12-30-2013, 05:44 PM
Hope to get a class in this Feb. Know Bull. I have only been competing a few years, maybe 3 or 4 a year had a few calls but stuck middle pack most of the time, but really love the people and the comps. But would love to do better. Thanks for you guys help!

Candy Sue
12-31-2013, 08:51 AM
I have been wanting to try putting it in a pan during the "foiling stage" but wasn't sure about adding a "foil liquid" to the pan. Would it even be a benefit to do so since it is suspended about it?

Thanks! Sal

Did that last comp, good results, 9th place call. My personal favorite judge said it should have been 1st! I'll do it again.

I'll not do butcher paper again, because you lose the juice!

Bourbon Barrel BBQ
12-31-2013, 10:34 AM
Burnt ends need to be saucy to win.........

negative.

Pole D
12-31-2013, 11:03 AM
Did that last comp, good results, 9th place call. My personal favorite judge said it should have been 1st! I'll do it again.

I'll not do butcher paper again, because you lose the juice!

You can still put a pan under it to catch the juices.

Dcon
12-31-2013, 06:17 PM
What is the benefits of using butcher paper? Less steam?

Capn Kev
12-31-2013, 06:27 PM
Ran a hot and fast practice yesterday, ran it between 325-350 wraped ,at 165 Bark looked good, cooked untill thickest part of the flat probed tender, vented about 10-15 min then Put the point back on the cooker, wraped the flat in towel placed it in a dry cooler rested about a hour an half, flat sliced nicely and was happy with the tenderness, my problem is the bark had turned mushy ( tried not to put my rub on to thick ) should I try to wipe the mush off before slicing? Has anyone ever tried a chefs torch on the surface to harden up the bark before slicing?

I follow a very similar process (barring the torch :wink:), and don't have too many issues with scores. I never have a hard bark, but have a nice "flavor ring" on the outside. Only problem I've had is when/if I try to introduce too much juice in the foil when I wrap... it can make the "bark" flake off. So, I always am cognizant of that when wrapping. Also, are you wrapping fat side up or down? I always wrap fat down, to preserve the bark on the slices.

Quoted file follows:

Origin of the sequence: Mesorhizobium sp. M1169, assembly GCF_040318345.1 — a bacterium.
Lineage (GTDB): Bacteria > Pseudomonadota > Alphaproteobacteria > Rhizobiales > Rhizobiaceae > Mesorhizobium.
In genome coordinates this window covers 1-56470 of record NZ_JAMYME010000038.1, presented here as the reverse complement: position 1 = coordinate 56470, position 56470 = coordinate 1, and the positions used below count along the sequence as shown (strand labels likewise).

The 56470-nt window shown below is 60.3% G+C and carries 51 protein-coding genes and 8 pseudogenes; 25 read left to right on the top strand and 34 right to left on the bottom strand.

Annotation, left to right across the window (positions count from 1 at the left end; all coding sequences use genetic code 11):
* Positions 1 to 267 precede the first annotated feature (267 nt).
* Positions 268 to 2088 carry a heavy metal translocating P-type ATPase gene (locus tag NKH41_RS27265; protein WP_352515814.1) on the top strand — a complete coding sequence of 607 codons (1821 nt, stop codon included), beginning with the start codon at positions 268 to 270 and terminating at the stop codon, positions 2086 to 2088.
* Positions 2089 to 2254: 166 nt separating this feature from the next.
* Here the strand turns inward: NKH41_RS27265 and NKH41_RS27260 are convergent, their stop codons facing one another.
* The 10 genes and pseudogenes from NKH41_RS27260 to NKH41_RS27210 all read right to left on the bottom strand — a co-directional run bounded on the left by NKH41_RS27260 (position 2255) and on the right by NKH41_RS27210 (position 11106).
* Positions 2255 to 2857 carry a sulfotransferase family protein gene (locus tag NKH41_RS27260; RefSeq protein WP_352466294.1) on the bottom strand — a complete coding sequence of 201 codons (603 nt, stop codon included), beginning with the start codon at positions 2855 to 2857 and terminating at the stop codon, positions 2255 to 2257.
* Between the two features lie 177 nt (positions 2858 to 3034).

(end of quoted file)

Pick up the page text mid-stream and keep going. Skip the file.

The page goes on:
Hope that helps.

Kev

rookiedad
12-31-2013, 08:11 PM
I have been wanting to try putting it in a pan during the "foiling stage" but wasn't sure about adding a "foil liquid" to the pan. Would it even be a benefit to do so since it is suspended about it?

Thanks! Sal

we just seal the foil around the edges of the pan and use whatever drippings happened during the cook. later we will separate the fat and sometimes add the juice back into the meat if the flavor is right. also, if you are going to try this, get a metal pizza peel to move the pans around with as they need alot of bottom support.

Dcon
01-01-2014, 01:38 PM
Fat side down all the way threw the cook Capn Kev, maybe I'll try adding less liquid in my foil? The surface of the flat looked great just do not like the mushy bark

WineMaster
01-01-2014, 04:19 PM
Dcon, Do you use a water pan in your BYC

Scottie
01-01-2014, 05:09 PM
Slices are a 1/4" thick. I think some folks over think what bark is about. K.I.S.S.

Dcon
01-01-2014, 05:43 PM
WineMaster have tried the pans but need to use large ones for a whole brisket and they tend to hurt the air flow of my cooker, on my BYC the box runs anywhere from 75-100 cooler then the tube side so I run my buts in the box and I am practicing running my brisket in the pipe at about 325/350. And yes I do run a water pan under the cooking grates close to the fire box.